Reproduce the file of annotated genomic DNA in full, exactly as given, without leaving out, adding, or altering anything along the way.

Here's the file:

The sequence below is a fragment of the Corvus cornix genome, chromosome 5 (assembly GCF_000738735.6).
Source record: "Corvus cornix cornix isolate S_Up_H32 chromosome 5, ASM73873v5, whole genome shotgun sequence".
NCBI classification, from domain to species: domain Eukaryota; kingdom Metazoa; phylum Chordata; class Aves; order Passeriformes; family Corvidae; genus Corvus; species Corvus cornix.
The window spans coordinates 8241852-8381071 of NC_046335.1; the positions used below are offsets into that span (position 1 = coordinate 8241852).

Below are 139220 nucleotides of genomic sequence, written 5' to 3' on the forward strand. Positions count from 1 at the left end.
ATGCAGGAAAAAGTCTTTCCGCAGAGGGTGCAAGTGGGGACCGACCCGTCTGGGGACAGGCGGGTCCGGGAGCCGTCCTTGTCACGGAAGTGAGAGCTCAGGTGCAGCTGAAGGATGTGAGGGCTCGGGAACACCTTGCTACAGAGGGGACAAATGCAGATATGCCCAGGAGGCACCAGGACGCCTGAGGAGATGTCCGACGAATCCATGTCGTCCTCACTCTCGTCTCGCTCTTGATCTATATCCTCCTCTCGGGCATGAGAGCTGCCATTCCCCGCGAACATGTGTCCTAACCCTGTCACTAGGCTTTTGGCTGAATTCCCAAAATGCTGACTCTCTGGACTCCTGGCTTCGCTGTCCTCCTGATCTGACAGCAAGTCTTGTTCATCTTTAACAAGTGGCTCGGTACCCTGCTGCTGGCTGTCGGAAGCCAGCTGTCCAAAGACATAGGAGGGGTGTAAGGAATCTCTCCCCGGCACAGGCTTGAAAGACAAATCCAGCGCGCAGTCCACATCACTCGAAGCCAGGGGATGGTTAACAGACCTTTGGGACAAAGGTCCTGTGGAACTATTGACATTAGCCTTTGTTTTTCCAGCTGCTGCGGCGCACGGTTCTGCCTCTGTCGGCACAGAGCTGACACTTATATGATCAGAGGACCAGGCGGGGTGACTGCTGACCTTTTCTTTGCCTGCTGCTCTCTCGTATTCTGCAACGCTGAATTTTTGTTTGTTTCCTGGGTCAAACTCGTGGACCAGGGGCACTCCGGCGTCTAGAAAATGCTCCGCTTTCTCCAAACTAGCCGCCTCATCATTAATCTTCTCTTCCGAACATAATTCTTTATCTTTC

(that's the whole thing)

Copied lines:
The sequence below is a fragment of the Corvus cornix genome, chromosome 5 (assembly GCF_000738735.6).
Source record: "Corvus cornix cornix isolate S_Up_H32 chromosome 5, ASM73873v5, whole genome shotgun sequence".
NCBI classification, from domain to species: domain Eukaryota; kingdom Metazoa; phylum Chordata; class Aves; order Passeriformes; family Corvidae; genus Corvus; species Corvus cornix.
The window spans coordinates 8241852-8381071 of NC_046335.1; the positions used below are offsets into that span (position 1 = coordinate 8241852).

Below are 139220 nucleotides of genomic sequence, written 5' to 3' on the forward strand. Positions count from 1 at the left end.
ATGCAGGAAAAAGTCTTTCCGCAGAGGGTGCAAGTGGGGACCGACCCGTCTGGGGACAGGCGGGTCCGGGAGCCGTCCTTGTCACGGAAGTGAGAGCTCAGGTGCAGCTGAAGGATGTGAGGGCTCGGGAACACCTTGCTACAGAGGGGACAAATGCAGATATGCCCAGGAGGCACCAGGACGCCTGAGGAGATGTCCGACGAATCCATGTCGTCCTCACTCTCGTCTCGCTCTTGATCTATATCCTCCTCTCGGGCATGAGAGCTGCCATTCCCCGCGAACATGTGTCCTAACCCTGTCACTAGGCTTTTGGCTGAATTCCCAAAATGCTGACTCTCTGGACTCCTGGCTTCGCTGTCCTCCTGATCTGACAGCAAGTCTTGTTCATCTTTAACAAGTGGCTCGGTACCCTGCTGCTGGCTGTCGGAAGCCAGCTGTCCAAAGACATAGGAGGGGTGTAAGGAATCTCTCCCCGGCACAGGCTTGAAAGACAAATCCAGCGCGCAGTCCACATCACTCGAAGCCAGGGGATGGTTAACAGACCTTTGGGACAAAGGTCCTGTGGAACTATTGACATTAGCCTTTGTTTTTCCAGCTGCTGCGGCGCACGGTTCTGCCTCTGTCGGCACAGAGCTGACACTTATATGATCAGAGGACCAGGCGGGGTGACTGCTGACCTTTTCTTTGCCTGCTGCTCTCTCGTATTCTGCAACGCTGAATTTTTGTTTGTTTCCTGGGTCAAACTCGTGGACCAGGGGCACTCCGGCGTCTAGAAAATGCTCCGCTTTCTCCAAACTAGCCGCCTCATCATTAATCTTCTCTTCCGAACATAATTCTTTATCTTTC